1. The hydrolysis of urea catalyzed by jack bean meal has been followed by determining colorimetrically after Nesslerization the ammonia nitrogen, and volumetrically the carbon dioxide liberated at successive intervals during the reaction. During the early part of hydrolysis the rate of ammonia or carbon dioxide liberation is constant for all the urease solutions which were used.

2. When log rate of NH3 or CO2 formation was plotted against 1/T, the points fell along a straight line, the slope of which corresponded to an activation energy of either 8,700 or 11,700 calories per gram mol. Frequently urease, when dissolved in sulfite solution, was characterized by an activation energy of 11,700 below and 8,700 above the critical temperature of about 23°C. At high temperatures the plotted points fell off from the curve due to temperature inactivation.

3. Essentially the same results on temperature activation were obtained with crude jack bean meal, Arlco urease, crystalline urease not recrystallized, and crystalline urease once recrystallized. The temperature characteristic which was obtained depended in part upon the composition of the medium. When dissolved in water, or aqueous solutions of glycerine, KCN, Na2S2O2, cystine, Na2SO4, and K4Fe(CN)6, the temperature characteristic or µ of urease is 8,700. On the other hand, when urease is dissolved in solutions of K3Fe(CN)6 or H2O2 the µ value is 11,700. When dissolved in a solution containing Na2SO3 and NaHSO3 the µ value may be either 8,700 or 11,700 over the whole temperature range, or 11,700 below and 8,700 above 23°C.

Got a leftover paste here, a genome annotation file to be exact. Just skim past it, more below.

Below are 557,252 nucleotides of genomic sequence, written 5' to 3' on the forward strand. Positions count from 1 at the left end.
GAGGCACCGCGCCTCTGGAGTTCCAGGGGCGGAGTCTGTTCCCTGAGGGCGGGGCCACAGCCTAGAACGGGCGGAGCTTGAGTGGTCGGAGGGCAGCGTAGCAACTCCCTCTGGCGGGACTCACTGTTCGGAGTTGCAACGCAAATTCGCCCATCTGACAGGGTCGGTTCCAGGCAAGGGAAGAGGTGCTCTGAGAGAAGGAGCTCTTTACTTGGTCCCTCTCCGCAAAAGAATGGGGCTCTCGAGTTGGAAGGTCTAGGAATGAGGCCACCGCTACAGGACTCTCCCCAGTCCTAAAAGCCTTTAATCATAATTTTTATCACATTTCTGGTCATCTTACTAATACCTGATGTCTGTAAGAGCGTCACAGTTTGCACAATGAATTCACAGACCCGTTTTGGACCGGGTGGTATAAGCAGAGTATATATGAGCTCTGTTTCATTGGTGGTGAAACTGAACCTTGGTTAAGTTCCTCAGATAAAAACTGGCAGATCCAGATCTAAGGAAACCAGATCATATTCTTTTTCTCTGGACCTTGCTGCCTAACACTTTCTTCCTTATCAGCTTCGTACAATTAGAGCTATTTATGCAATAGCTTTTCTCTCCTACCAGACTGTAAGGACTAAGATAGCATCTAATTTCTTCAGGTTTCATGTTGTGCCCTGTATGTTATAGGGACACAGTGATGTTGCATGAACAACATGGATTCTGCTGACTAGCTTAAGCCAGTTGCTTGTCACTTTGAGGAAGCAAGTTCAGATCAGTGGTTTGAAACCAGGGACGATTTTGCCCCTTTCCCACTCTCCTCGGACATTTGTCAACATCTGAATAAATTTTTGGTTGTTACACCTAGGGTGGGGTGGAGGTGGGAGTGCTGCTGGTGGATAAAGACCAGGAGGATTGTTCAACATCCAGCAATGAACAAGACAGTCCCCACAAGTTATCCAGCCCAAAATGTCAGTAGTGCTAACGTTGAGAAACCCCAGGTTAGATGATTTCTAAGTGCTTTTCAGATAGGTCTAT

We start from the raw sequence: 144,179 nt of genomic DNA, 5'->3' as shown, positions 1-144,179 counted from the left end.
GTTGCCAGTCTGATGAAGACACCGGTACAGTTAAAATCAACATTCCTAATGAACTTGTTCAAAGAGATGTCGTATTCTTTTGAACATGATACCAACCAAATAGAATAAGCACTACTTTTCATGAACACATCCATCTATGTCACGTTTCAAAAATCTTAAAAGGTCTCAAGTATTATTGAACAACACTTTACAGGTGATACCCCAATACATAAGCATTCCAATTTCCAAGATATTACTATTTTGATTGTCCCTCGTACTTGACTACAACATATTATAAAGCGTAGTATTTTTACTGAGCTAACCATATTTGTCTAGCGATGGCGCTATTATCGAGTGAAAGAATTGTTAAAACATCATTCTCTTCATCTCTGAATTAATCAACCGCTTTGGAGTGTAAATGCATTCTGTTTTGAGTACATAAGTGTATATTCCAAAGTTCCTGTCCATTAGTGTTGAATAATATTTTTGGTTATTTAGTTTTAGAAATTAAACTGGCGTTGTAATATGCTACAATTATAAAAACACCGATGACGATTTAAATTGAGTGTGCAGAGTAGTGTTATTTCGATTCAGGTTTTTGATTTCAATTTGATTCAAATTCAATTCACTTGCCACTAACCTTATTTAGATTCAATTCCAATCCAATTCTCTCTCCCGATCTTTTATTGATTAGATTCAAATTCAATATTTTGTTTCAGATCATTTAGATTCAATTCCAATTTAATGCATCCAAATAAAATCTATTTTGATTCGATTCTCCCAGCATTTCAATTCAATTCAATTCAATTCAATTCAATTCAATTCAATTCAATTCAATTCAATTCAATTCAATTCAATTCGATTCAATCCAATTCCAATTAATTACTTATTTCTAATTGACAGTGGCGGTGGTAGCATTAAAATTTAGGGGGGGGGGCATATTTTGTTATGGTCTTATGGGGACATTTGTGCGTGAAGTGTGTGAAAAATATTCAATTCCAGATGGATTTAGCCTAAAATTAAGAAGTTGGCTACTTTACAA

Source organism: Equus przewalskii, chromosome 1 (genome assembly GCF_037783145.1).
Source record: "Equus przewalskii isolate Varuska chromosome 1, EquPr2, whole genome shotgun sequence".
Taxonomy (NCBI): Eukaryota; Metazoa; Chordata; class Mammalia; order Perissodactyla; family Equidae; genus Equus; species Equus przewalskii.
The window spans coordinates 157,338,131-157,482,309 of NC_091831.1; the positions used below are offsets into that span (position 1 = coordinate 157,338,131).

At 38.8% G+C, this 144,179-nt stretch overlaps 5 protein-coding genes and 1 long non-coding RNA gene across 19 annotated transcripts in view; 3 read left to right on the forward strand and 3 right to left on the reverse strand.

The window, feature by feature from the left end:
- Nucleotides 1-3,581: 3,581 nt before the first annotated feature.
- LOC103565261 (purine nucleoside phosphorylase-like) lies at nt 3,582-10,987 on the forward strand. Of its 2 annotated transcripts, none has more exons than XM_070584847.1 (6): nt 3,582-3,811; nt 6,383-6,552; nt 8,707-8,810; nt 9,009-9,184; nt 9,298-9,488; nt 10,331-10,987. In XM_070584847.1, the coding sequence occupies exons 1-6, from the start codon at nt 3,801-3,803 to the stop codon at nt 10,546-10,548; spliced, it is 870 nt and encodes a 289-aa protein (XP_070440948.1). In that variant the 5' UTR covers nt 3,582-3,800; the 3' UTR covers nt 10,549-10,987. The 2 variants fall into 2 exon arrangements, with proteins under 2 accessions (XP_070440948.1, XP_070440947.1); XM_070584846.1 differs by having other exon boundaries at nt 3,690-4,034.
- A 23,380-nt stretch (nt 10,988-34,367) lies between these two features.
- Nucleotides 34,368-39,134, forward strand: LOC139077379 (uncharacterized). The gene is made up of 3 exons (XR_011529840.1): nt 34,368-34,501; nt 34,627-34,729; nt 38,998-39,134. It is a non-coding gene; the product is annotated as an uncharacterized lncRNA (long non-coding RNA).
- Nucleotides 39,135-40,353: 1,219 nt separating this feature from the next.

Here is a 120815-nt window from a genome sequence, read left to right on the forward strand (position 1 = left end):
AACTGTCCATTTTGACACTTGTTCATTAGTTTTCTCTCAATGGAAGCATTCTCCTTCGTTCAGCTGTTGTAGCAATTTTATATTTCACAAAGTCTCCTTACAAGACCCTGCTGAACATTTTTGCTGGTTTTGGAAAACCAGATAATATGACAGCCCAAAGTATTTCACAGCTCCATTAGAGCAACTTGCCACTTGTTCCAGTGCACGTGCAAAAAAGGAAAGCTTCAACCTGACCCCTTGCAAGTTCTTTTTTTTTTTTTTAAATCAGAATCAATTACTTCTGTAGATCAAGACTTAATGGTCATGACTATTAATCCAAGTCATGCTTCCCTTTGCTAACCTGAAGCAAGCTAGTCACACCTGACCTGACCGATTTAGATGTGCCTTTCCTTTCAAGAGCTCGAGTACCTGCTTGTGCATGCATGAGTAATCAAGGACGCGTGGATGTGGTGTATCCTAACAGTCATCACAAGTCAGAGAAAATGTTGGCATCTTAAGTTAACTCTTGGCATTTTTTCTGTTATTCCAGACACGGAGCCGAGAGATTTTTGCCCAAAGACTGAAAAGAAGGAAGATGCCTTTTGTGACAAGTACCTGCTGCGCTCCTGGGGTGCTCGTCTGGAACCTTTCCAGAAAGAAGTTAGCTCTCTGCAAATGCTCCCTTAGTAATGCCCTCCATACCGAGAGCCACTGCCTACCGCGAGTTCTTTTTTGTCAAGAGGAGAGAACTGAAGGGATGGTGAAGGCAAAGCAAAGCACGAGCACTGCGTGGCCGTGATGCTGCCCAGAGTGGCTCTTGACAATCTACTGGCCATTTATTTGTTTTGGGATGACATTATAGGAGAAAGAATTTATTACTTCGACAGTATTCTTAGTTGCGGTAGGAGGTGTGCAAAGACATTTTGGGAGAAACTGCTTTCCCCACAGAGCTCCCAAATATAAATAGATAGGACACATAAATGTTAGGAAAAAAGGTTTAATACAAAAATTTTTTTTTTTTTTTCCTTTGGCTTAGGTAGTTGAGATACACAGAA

4. When crystalline urease is dissolved in varying mixtures of K4Fe(CN)6 and K3Fe(CN)6, the temperature characteristic depends upon the oxidation-reduction potential of the digest. When Eh is greater than +0.46 volt µ = 11,700, when less than +0.42 volt µ = 8,700, when between +0.42 – +0.46 µ = 11,700 below and 8,700 above the critical temperature.

5. It is suggested that in reducing or in indifferent solutions the configuration of the urease molecule (as determined especially by SH groups present) is such that the activation energy is 8,700 calories. In oxidizing solutions the urease molecule has been so altered (perhaps by the oxidation of the SH groups) as to be partly inactivated and now has an activation energy of 11,700. Such changes in the urease molecule are reversible (unless oxidation has proceeded too far) and are accompanied by a corresponding change in the activation energy.

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